Salviati: Consider  the question of project failure. Many experts will tell you that the top causes of project failure are things like “lack of executive support” or “lack of user input” or even “incomplete requirements.” What these experts do not understand is that these are  symptoms rather than causes.  The true causes of failure invariably lie in the hosting organisation, not the project. For example, “lack of user input” often occurs because users typically work on projects in addition to their normal duties. It is but natural that they will therefore view projects as  burdens rather than initiatives that might benefit them in the future. The fault here lies beyond the project. These kinds of issues need to be negotiated through open dialogue between all affected stakeholders rather than via top-down decrees .

Simplicio:  OK, I understand the importance of taking a system-based view, but what is “open dialogue”?

Salviati:   Ever worked for a team or organization where there are some things  that can never be discussed? Ever had bosses who only want to know the good news? Most projects have many different stakeholder groups, each with their own view of the project and motivations. Sponsors, managers, project teams and users – all have their own view on a project’s objectives. As strange as it may sound, these viewpoints are  often divergent, but are never reconciled until its too late. …

Simplicio:  [interrupting] That’s crazy! Why would project managers allow themselves to get into a situation where they are managing  projects in which  stakeholders hold different views on things like scope? That is completely against what “The Book” says! According to it, things such as scope  issues should not be ambiguous at all.

Salviati: Ah, now we get to the heart of the matter! Yes, it is crazy when you think about it, but we are dealing with office hierarchy and politics, as well individual rationality. Many organisations have a blame culture – and as a result, people tend to position themselves for blame avoidance. This creates all sorts of dysfunctional behaviours, and makes it very difficult to discuss things openly. The trick – and why you need to listed to the stories – is to break down these barriers so that a group can engage in open dialogue that will bring such issues out into the open. There are ways to do this, a couple of guys have even written a book on it. (Editor’s note: Perhaps he’s referring to this book?)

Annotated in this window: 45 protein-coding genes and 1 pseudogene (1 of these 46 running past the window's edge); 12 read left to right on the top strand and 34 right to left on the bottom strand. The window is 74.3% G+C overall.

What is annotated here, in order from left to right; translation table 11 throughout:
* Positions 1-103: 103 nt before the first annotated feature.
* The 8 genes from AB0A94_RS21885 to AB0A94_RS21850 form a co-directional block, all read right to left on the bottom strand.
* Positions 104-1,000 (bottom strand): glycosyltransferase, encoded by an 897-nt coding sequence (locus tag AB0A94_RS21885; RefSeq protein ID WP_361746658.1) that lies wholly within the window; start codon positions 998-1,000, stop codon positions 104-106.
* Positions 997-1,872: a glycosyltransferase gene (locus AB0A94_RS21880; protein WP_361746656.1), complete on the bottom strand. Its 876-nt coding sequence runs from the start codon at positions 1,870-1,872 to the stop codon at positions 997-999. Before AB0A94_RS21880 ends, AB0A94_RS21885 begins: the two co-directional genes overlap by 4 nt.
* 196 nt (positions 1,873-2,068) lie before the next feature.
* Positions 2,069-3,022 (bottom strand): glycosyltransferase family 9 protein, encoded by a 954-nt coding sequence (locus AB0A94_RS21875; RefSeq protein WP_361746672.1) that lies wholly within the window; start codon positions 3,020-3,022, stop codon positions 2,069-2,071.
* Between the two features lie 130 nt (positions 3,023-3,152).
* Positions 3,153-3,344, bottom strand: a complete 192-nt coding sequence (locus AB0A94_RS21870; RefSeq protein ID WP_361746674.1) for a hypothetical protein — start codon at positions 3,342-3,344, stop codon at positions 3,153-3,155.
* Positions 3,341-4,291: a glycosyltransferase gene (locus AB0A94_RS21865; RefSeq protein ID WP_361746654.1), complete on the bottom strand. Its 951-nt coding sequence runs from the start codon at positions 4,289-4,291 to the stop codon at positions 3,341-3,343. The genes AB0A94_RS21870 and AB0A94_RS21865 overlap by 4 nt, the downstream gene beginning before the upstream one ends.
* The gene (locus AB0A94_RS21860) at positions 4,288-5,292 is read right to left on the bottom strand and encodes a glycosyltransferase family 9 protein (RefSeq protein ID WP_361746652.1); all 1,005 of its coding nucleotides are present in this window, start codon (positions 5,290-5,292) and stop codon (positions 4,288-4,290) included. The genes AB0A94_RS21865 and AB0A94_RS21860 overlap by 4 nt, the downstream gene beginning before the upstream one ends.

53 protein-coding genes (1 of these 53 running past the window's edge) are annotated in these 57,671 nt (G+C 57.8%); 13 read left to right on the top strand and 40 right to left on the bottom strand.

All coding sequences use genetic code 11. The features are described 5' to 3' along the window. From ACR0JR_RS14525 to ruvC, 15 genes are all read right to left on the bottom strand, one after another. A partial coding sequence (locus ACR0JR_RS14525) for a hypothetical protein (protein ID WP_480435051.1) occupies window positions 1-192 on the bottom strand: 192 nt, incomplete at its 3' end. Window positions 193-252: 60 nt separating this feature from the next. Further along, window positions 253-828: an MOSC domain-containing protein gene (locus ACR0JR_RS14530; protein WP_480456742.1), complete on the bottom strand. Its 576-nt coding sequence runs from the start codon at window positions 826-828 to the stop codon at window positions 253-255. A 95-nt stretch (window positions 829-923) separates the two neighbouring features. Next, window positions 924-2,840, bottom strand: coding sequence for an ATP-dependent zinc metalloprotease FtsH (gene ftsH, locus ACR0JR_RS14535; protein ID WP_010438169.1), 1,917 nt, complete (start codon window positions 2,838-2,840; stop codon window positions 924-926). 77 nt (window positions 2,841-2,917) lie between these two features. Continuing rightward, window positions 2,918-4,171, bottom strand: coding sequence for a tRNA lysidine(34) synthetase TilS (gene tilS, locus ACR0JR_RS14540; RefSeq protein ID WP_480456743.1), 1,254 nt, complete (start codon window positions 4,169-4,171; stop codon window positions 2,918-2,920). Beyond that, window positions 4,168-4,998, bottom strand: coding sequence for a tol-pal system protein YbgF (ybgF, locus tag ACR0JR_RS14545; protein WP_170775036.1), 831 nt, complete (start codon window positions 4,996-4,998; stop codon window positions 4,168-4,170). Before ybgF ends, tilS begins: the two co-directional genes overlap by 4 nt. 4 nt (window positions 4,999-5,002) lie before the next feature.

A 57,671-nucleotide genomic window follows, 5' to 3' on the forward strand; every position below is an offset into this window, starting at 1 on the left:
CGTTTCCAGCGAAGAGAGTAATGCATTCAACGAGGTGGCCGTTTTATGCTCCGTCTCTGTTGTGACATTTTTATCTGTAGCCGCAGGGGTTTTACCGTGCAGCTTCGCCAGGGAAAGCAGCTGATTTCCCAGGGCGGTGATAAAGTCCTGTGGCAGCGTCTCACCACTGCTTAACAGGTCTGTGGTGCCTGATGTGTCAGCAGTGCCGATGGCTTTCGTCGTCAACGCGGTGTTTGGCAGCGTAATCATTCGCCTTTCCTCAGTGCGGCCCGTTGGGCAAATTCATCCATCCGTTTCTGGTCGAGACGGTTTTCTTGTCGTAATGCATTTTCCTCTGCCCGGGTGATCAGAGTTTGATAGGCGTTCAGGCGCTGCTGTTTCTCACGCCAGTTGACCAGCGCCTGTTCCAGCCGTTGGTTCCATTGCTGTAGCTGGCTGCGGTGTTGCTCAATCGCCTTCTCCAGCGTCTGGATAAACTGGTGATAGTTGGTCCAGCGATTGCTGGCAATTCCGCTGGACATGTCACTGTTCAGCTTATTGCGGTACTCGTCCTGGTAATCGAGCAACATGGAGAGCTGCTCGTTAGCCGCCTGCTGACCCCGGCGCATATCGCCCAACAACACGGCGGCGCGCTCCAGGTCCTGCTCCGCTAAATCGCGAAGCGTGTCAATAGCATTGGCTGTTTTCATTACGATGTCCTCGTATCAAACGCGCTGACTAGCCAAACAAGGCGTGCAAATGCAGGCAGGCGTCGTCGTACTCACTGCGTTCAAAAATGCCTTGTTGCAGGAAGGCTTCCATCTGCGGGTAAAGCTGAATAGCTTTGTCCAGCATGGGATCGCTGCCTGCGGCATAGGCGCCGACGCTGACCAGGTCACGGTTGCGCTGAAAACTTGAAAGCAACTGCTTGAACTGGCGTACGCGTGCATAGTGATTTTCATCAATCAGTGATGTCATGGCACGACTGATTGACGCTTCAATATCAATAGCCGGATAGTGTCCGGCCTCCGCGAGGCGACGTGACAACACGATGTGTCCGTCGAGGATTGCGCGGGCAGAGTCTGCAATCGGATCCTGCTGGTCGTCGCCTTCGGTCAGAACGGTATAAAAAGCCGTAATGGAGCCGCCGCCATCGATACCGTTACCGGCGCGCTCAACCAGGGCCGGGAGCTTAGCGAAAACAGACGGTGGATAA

Simplicio: OK, I see your point, but what about the unknown unknowns – issues  that no one can foresee at the start.

Salviati:   That’s where trust comes in. The point is, if key stakeholders have a relationship based on trust, they will feel comfortable about informing each other of potential uncertainties as they emerge. They can then work together to address the uncertainty without the usual finger pointing and blame shifting that typically occurs in organisations. They will be no better than anyone else at predicting the future, but they will be able to deal with whatever comes up because they will face it as a group.

Simplicio: Sounds good, but how does one get stakeholders  to trust one another and discuss issues openly?

Salviati:  Well, as I mentioned earlier, much of present-day project management practice operates within a cause and effect paradigm…do this and that will happen. Instead the focus  ought to be on creating the right  conditions or environment in which a group of people can collaborate and work together as a genuine team.   There’s a ton of interesting work on this – some of it dating back to the 1950s

Simplicio: Why hasn’t anyone mentioned this in our discussion group? This is really important!

Salviati: The conditions over causes argument is yet to make an impact on mainstream practice – particularly in project management. Unfortunately,  those who wrote  the “The Book” (and those who update it) seem to  be unaware that conditions are more important than causes. It is a completely different way of looking at projects, so it may take a while for aficionados of “The Book” to make the change. That said, I’m an optimist so I believe that it  will eventually catch on; it is just a matter of time …

[ Salviati’s watch alarm goes off, cutting him off mid-sentence. He  glances at it]

Speaking of time, we’re all prisoners of time, it seems. I’ve got to go; I’m late for a meeting. We’ll continue our conversation later.

Simplicio: Thanks Salviati. I’d very much like that as I’m curious to hear more about your thoughts on this.

Salviati (turning to leave): Sure, I’ll be delighted to chat about it. Let’s meet on the weekend. Catch you later.

Simplicio: See you later.

[The two depart, going their separate ways]



metalogue is a real or imaginary conversation whose structure resembles the topic being discussed. This piece is inspired by Gregory Bateson’s metalogues in Part 1 of his book, Steps To an Ecology of Mind.